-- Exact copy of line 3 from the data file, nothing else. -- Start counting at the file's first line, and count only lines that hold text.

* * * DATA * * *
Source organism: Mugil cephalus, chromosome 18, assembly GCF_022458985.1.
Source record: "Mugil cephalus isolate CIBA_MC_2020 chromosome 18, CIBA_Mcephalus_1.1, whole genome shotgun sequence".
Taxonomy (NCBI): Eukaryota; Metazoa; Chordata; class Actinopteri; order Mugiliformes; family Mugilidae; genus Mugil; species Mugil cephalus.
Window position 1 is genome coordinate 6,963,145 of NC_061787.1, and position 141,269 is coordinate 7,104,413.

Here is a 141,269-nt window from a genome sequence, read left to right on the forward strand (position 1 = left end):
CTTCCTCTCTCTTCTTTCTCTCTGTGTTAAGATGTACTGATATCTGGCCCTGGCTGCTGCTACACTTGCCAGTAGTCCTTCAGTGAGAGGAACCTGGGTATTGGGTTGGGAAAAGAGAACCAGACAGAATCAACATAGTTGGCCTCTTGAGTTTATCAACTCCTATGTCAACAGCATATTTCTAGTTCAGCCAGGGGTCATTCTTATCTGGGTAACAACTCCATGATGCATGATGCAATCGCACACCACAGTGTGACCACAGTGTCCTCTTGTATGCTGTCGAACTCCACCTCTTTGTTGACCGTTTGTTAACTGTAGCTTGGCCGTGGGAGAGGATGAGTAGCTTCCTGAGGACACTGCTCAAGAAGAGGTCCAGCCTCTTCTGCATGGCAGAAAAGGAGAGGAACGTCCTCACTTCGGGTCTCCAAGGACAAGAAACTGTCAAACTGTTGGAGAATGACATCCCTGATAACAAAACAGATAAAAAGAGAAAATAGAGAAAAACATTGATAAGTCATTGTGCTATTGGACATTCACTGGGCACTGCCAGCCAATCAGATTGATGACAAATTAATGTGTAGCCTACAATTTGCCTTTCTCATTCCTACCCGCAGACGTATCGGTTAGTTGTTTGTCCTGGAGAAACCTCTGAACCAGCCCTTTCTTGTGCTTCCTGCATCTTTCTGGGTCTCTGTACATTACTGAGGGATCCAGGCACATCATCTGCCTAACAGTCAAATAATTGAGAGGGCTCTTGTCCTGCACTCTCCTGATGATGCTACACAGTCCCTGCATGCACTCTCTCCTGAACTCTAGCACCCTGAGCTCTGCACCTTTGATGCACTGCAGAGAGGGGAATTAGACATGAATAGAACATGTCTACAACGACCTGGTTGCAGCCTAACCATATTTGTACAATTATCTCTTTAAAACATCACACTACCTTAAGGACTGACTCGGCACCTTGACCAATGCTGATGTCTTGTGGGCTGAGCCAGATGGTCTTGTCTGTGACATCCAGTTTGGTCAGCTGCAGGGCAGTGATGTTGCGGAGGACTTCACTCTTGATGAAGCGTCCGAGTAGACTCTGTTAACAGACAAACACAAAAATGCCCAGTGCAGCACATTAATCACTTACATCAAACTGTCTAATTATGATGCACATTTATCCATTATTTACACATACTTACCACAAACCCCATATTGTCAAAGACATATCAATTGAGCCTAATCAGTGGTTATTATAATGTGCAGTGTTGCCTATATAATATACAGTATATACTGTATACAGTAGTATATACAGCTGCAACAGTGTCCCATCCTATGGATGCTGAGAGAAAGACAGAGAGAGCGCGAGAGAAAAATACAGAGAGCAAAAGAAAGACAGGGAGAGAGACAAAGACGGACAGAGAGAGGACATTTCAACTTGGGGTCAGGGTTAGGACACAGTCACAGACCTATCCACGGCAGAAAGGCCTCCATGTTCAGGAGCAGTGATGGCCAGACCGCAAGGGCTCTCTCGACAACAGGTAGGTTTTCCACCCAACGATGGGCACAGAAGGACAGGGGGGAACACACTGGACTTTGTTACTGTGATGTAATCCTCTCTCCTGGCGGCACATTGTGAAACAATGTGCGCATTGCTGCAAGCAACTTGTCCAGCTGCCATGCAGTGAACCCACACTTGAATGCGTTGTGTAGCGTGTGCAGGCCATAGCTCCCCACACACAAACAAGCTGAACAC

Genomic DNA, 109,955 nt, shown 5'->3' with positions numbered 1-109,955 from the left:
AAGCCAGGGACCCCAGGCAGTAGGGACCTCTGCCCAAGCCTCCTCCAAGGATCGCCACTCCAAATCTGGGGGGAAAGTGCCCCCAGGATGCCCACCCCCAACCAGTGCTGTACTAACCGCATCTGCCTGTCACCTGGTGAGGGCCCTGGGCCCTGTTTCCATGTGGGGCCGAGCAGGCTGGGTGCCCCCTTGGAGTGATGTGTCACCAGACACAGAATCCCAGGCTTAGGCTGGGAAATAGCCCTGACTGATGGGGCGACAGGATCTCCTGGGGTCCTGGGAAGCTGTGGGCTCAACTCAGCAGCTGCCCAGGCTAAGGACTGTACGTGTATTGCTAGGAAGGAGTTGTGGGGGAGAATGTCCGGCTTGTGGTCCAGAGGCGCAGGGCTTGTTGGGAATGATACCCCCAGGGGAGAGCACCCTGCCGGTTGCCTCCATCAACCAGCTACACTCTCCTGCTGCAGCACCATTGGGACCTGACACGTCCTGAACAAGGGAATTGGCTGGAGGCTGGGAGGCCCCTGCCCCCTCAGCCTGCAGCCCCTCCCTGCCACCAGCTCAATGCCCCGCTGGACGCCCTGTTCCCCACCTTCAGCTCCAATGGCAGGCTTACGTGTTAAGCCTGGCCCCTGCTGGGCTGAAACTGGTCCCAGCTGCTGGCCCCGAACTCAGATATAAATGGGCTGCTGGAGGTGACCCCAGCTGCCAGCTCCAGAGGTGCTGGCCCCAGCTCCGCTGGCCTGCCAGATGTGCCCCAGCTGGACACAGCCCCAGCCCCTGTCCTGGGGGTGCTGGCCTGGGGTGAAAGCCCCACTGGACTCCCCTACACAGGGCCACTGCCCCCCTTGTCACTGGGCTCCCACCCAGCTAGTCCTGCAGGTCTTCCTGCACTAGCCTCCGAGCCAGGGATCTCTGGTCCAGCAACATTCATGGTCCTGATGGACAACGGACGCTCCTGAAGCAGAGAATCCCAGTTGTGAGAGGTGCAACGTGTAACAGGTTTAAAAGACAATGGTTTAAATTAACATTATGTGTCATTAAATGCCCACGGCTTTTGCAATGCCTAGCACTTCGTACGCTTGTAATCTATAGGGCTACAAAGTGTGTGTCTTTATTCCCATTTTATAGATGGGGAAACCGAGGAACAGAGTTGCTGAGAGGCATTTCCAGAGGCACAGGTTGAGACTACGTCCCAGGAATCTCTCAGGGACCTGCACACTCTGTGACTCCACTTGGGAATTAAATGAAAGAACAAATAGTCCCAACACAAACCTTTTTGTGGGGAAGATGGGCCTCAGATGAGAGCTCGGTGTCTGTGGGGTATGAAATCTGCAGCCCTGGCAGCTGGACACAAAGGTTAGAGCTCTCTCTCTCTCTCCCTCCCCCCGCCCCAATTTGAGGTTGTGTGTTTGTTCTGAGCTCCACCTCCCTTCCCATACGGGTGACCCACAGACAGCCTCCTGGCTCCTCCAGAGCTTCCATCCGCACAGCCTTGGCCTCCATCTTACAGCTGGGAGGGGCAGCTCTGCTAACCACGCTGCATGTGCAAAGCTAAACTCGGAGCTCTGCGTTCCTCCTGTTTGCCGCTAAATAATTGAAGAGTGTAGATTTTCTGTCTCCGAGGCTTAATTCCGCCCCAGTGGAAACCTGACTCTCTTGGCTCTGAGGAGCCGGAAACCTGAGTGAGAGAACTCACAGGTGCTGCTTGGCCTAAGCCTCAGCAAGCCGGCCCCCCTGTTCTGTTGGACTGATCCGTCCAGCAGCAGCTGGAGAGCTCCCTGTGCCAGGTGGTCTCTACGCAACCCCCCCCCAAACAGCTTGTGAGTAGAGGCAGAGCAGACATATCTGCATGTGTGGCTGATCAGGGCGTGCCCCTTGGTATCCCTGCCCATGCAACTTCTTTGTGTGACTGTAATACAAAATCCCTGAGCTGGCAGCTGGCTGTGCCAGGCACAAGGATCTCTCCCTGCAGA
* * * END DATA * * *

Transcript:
Taxonomy (NCBI): Eukaryota; Metazoa; Chordata; class Actinopteri; order Mugiliformes; family Mugilidae; genus Mugil; species Mugil cephalus.